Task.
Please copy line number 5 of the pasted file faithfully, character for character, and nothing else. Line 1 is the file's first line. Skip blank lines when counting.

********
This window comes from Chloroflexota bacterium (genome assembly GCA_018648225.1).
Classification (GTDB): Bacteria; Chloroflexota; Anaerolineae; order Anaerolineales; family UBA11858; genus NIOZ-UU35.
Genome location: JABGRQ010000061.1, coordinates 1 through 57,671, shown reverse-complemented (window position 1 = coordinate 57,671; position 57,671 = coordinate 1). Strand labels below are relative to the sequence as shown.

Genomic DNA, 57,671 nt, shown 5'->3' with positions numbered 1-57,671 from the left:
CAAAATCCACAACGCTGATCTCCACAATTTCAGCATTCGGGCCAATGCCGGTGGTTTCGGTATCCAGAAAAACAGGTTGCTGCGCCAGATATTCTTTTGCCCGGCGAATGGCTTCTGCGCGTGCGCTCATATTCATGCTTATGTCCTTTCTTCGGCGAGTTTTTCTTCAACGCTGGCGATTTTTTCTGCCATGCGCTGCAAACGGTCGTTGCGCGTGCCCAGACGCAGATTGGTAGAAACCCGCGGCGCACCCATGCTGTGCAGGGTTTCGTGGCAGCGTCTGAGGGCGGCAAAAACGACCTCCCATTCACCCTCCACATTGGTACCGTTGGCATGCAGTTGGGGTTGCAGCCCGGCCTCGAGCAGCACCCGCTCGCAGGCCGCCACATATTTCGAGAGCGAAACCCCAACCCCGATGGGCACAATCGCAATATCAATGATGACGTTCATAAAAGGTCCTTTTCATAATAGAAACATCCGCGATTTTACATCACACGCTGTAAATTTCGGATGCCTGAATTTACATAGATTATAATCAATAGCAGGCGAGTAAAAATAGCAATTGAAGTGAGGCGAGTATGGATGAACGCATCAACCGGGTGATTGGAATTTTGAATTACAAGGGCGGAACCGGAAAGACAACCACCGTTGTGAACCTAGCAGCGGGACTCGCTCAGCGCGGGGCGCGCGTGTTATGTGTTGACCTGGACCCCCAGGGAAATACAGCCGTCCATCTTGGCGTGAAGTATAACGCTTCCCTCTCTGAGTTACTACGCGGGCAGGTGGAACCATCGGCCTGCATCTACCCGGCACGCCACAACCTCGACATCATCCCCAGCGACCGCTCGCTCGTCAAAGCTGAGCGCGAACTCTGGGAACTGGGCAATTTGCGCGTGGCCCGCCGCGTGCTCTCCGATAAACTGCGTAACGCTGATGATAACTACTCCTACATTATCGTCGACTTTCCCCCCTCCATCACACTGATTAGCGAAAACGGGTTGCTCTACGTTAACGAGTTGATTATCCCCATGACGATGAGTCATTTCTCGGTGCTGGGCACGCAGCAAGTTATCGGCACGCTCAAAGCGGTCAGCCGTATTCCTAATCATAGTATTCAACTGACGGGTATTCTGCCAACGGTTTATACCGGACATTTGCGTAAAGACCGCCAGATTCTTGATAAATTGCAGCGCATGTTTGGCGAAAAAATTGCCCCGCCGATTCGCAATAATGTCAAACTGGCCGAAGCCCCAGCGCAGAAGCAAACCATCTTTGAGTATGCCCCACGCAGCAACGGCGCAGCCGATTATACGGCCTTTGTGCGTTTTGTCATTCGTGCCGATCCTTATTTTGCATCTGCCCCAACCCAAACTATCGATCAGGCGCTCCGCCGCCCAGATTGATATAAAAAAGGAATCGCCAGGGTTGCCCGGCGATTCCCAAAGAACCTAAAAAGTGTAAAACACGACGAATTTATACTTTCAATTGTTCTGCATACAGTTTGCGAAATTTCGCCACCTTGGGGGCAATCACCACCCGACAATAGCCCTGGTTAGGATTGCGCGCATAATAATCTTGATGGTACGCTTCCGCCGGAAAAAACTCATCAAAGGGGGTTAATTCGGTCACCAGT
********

CAAAATCCACAACGCTGATCTCCACAATTTCAGCATTCGGGCCAATGCCGGTGGTTTCGGTATCCAGAAAAACAGGTTGCTGCGCCAGATATTCTTTTGCCCGGCGAATGGCTTCTGCGCGTGCGCTCATATTCATGCTTATGTCCTTTCTTCGGCGAGTTTTTCTTCAACGCTGGCGATTTTTTCTGCCATGCGCTGCAAACGGTCGTTGCGCGTGCCCAGACGCAGATTGGTAGAAACCCGCGGCGCACCCATGCTGTGCAGGGTTTCGTGGCAGCGTCTGAGGGCGGCAAAAACGACCTCCCATTCACCCTCCACATTGGTACCGTTGGCATGCAGTTGGGGTTGCAGCCCGGCCTCGAGCAGCACCCGCTCGCAGGCCGCCACATATTTCGAGAGCGAAACCCCAACCCCGATGGGCACAATCGCAATATCAATGATGACGTTCATAAAAGGTCCTTTTCATAATAGAAACATCCGCGATTTTACATCACACGCTGTAAATTTCGGATGCCTGAATTTACATAGATTATAATCAATAGCAGGCGAGTAAAAATAGCAATTGAAGTGAGGCGAGTATGGATGAACGCATCAACCGGGTGATTGGAATTTTGAATTACAAGGGCGGAACCGGAAAGACAACCACCGTTGTGAACCTAGCAGCGGGACTCGCTCAGCGCGGGGCGCGCGTGTTATGTGTTGACCTGGACCCCCAGGGAAATACAGCCGTCCATCTTGGCGTGAAGTATAACGCTTCCCTCTCTGAGTTACTACGCGGGCAGGTGGAACCATCGGCCTGCATCTACCCGGCACGCCACAACCTCGACATCATCCCCAGCGACCGCTCGCTCGTCAAAGCTGAGCGCGAACTCTGGGAACTGGGCAATTTGCGCGTGGCCCGCCGCGTGCTCTCCGATAAACTGCGTAACGCTGATGATAACTACTCCTACATTATCGTCGACTTTCCCCCCTCCATCACACTGATTAGCGAAAACGGGTTGCTCTACGTTAACGAGTTGATTATCCCCATGACGATGAGTCATTTCTCGGTGCTGGGCACGCAGCAAGTTATCGGCACGCTCAAAGCGGTCAGCCGTATTCCTAATCATAGTATTCAACTGACGGGTATTCTGCCAACGGTTTATACCGGACATTTGCGTAAAGACCGCCAGATTCTTGATAAATTGCAGCGCATGTTTGGCGAAAAAATTGCCCCGCCGATTCGCAATAATGTCAAACTGGCCGAAGCCCCAGCGCAGAAGCAAACCATCTTTGAGTATGCCCCACGCAGCAACGGCGCAGCCGATTATACGGCCTTTGTGCGTTTTGTCATTCGTGCCGATCCTTATTTTGCATCTGCCCCAACCCAAACTATCGATCAGGCGCTCCGCCGCCCAGATTGATATAAAAAAGGAATCGCCAGGGTTGCCCGGCGATTCCCAAAGAACCTAAAAAGTGTAAAACACGACGAATTTATACTTTCAATTGTTCTGCATACAGTTTGCGAAATTTCGCCACCTTGGGGGCAATCACCACCCGACAATAGCCCTGGTTAGGATTGCGCGCATAATAATCTTGATGGTACGCTTCCGCCGGAAAAAACTCATCAAAGGGGGTTAATTCGGTCACCAGT